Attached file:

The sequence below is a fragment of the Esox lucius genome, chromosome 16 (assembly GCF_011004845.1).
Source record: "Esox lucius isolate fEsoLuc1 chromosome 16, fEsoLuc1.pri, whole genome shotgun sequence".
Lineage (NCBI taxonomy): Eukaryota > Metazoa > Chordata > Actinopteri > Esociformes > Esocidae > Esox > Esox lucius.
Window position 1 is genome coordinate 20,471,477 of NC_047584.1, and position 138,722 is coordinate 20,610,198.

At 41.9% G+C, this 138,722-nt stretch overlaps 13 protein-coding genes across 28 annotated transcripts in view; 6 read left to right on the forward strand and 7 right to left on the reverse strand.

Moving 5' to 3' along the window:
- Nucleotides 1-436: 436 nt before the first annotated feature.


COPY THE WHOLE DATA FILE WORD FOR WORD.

The sequence below is a fragment of the Esox lucius genome, chromosome 16 (assembly GCF_011004845.1).
Source record: "Esox lucius isolate fEsoLuc1 chromosome 16, fEsoLuc1.pri, whole genome shotgun sequence".
Lineage (NCBI taxonomy): Eukaryota > Metazoa > Chordata > Actinopteri > Esociformes > Esocidae > Esox > Esox lucius.
Window position 1 is genome coordinate 20,471,477 of NC_047584.1, and position 138,722 is coordinate 20,610,198.

At 41.9% G+C, this 138,722-nt stretch overlaps 13 protein-coding genes across 28 annotated transcripts in view; 6 read left to right on the forward strand and 7 right to left on the reverse strand.

Moving 5' to 3' along the window:
- Nucleotides 1-436: 436 nt before the first annotated feature.